April 17, 2012
A new book by the late French scholar Thérèse Delpech provides a critical review and update of nuclear deterrence theory, focusing a critical eye on nuclear issues during the Cold War, examining the lessons of past nuclear crises, and outlining ways in which these lessons apply to major nuclear powers and nuclear pretenders today.
Prior to her death in early 2012, Delpech was one of the world's most serious and respected scholars of nuclear weapons, strategy and policy. In a posthumous volume published by the RAND Corporation, "Nuclear Deterrence in the 21st Century: Lessons from the Cold War for a New Era of Strategic Piracy," she calls for a renewed intellectual effort to reexamine deterrence concepts in a world of multiple nuclear actors, where security analysis must extend to outer space and cyberspace.
"This is a powerful and persuasive work," said Franklin C. Miller, principal at The Scowcroft Group, former special assistant to the president for National Security and senior director for defense policy and arms control at the National Security Council. "Thérèse Delpech clearly and strongly focuses the reader on the continuing relevance of nuclear weapons in the 21st century, but in so doing cautions against the assumption that 20th century deterrent concepts necessarily apply today."
In the book's foreword, former RAND President James A. Thomson, who commissioned the book, writes: "Thérèse spells out the need for revitalization of thinking about nuclear weapons, a challenge that we take seriously at RAND; reviews the key concepts of past deterrence thinking and their development up to now; reviews today's key security challenges and their relation to nuclear weapons; demonstrates how some of the concepts of the past remain relevant to today; and urges the new generation of defense and security analysts to turn their attention to nuclear deterrence, much as she did 30 years ago."
A renewed intellectual effort on nuclear deterrence is important, according to Delpech's book, because "as long as nuclear weapons are around, even in small numbers, deterrence is the safest doctrine to deal with them." The book shows how traditional nuclear concepts still may be useful, but need to be adapted to a world with more-diverse and more-reckless actors.
Today, according to the book, small powers with emerging nuclear capabilities, such as Iran and North Korea, may have different approaches to rationality and different calculations of risk that must be taken into account before a crisis. A better understanding of these actors who may adopt "new rules of the game" is warranted.
"A nuclear Iran may be said time and again to be unacceptable," Delpech writes, "but an air of resignation has taken hold in Washington, even though a nuclear chain reaction is anticipated in Saudi Arabia, Syria, Egypt, and Turkey."
Highlighting the importance of updating deterrence theory in an age of small powers with nuclear pretensions, Delpech's book also reviews the changing strategic relationships between the United States and the other great powers, exploring the implications of a nuclear power triangle between the United States, China and Russia.
"The United States may have to recognize," Delpech writes, "that while it remains convinced that American interests often coincide with universal interests, such is not necessarily the view of potential adversaries." China believes "it deserves to be number one; it only needs time to prove the point," while the threat from Russia lies in "its difficulty in reconciling with the loss of its empire, its resentment toward the West for that reason, the corruption of its political elites, and its current inability to face real threats as opposed to imaginary ones."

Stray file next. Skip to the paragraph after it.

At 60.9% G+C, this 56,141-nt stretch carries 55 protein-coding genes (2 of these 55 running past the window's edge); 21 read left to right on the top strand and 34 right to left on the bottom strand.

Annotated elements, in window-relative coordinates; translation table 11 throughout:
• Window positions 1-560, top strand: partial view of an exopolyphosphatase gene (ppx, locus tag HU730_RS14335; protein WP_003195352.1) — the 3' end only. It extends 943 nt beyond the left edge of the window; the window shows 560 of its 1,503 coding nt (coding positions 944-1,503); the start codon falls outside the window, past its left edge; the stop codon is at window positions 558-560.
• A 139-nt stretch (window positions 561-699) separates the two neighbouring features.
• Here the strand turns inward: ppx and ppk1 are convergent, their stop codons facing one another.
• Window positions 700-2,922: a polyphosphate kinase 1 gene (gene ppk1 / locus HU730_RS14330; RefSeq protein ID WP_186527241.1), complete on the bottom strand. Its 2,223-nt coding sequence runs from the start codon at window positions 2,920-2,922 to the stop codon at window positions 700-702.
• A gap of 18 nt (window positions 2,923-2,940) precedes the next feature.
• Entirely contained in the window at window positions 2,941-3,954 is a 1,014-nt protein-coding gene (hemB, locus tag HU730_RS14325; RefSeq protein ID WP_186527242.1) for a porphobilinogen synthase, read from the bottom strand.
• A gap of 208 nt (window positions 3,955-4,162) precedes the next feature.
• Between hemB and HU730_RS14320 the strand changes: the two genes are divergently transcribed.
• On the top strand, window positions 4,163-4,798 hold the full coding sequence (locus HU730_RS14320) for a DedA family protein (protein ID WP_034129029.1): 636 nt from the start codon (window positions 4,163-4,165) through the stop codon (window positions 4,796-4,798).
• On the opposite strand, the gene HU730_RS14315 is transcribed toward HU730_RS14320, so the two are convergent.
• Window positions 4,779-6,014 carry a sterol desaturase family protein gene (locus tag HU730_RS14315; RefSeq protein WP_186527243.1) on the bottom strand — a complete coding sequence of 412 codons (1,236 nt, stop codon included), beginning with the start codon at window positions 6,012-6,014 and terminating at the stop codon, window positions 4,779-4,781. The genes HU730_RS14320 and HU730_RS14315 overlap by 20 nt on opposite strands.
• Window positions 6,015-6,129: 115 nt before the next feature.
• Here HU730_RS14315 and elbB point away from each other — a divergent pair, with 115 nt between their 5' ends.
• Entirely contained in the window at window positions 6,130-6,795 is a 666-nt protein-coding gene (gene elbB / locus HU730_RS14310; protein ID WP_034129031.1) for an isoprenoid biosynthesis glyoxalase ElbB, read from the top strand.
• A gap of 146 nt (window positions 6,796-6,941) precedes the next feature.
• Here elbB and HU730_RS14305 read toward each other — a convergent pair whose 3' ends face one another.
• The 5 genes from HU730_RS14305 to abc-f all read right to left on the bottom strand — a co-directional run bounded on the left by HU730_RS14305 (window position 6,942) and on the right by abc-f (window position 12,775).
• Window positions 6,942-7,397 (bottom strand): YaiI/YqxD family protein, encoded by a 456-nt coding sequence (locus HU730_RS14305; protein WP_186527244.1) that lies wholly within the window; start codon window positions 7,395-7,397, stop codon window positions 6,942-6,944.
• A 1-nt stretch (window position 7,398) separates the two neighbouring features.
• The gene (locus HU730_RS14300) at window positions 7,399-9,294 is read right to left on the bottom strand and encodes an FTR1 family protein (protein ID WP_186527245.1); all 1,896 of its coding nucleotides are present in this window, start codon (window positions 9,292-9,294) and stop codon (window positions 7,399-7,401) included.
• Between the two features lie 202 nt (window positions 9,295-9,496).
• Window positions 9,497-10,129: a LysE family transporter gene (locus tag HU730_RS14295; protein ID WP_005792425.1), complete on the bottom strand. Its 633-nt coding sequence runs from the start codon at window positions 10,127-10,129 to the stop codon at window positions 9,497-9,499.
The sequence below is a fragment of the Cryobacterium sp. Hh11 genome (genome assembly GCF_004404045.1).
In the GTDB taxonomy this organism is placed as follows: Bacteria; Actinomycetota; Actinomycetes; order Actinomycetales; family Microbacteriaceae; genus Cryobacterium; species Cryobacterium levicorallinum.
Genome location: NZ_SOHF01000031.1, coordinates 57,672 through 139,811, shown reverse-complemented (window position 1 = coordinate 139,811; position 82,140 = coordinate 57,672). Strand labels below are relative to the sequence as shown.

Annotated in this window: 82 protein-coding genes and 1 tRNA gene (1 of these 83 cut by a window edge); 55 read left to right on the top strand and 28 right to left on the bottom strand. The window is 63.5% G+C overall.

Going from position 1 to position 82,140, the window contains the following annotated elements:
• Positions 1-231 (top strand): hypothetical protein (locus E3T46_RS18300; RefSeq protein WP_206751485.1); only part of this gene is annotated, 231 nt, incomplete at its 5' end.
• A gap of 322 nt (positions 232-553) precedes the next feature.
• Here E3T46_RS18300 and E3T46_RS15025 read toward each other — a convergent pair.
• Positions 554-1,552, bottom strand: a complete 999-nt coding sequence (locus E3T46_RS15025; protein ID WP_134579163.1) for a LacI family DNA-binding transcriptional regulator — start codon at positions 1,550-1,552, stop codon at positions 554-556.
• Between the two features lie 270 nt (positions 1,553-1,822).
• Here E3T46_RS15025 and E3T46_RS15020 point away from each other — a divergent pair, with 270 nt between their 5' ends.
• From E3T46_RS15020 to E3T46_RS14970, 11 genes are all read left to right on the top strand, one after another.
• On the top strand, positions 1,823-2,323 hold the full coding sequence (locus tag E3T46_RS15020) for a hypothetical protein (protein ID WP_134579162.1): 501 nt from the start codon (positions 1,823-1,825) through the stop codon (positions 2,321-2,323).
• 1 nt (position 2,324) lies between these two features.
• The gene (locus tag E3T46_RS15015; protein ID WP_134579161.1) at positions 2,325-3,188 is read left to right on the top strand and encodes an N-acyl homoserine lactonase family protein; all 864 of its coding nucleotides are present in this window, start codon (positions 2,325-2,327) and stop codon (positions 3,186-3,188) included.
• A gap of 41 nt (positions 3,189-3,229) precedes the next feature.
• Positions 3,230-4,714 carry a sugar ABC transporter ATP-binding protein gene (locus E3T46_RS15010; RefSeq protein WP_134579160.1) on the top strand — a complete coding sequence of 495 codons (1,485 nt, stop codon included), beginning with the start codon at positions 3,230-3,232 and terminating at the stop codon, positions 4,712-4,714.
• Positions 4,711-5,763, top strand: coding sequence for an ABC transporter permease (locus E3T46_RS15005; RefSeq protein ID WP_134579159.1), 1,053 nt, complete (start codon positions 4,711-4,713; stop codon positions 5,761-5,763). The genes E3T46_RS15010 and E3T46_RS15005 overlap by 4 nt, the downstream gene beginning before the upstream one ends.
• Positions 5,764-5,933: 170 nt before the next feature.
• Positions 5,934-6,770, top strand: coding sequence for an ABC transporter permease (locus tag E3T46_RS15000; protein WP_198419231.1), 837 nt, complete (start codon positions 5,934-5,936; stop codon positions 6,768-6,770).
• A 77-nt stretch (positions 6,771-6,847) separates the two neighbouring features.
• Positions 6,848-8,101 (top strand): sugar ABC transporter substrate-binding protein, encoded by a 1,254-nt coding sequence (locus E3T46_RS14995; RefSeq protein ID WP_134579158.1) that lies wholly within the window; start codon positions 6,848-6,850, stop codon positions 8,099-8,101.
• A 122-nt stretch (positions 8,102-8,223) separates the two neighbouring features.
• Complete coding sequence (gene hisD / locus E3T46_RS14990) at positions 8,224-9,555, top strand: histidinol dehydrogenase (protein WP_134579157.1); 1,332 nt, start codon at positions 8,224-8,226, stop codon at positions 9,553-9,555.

Analyzing the rising strategic realm of space and cyberspace, Delpech's writing suggests that inadequate attention has been given to these areas in deterrence theory. She outlines the many similar strategic characteristics between space and cyberspace, such as the potential use of proxies to limit the probability of attribution, as well as the lack of international laws and even norms governing space and cyberspace. "The United States is in a unique position because of its intensive and extensive use of spaced-based systems and computer networks," she writes, "It possesses known asymmetric advantages … [and is] the nation-state that has the most to lose in both space and cyberspace."
In conclusion, the book calls for a new approach that stresses prudent and proactive strategies, rather than complacency, with an appeal for reinstating strategic deterrence as a top priority.
"Nuclear Deterrence in the 21st Century: Lessons from the Cold War for a New Era of Strategic Piracy" is available at www.rand.org.
Funding for the book was provided through RAND's Investment in People and Ideas program, which combines philanthropic contributions from individuals, foundations and private-sector firms with earnings from RAND's endowment and operations to support research on issues that reach beyond the scope of traditional client sponsorship.
Thérèse Delpech was one of France's foremost policy analysts and historians, and a leading global authority on international nuclear security. She had served as director of strategic studies at the French Atomic Energy and Alternative Energies Commission and served as French commissioner on the United Nations Monitoring, Verification and Inspection Commission for the disarmament of Iraq. She was the author of numerous books, including "Iran and the Bomb: The Abdication of International Responsibility" (English edition, Columbia University Press, 2007).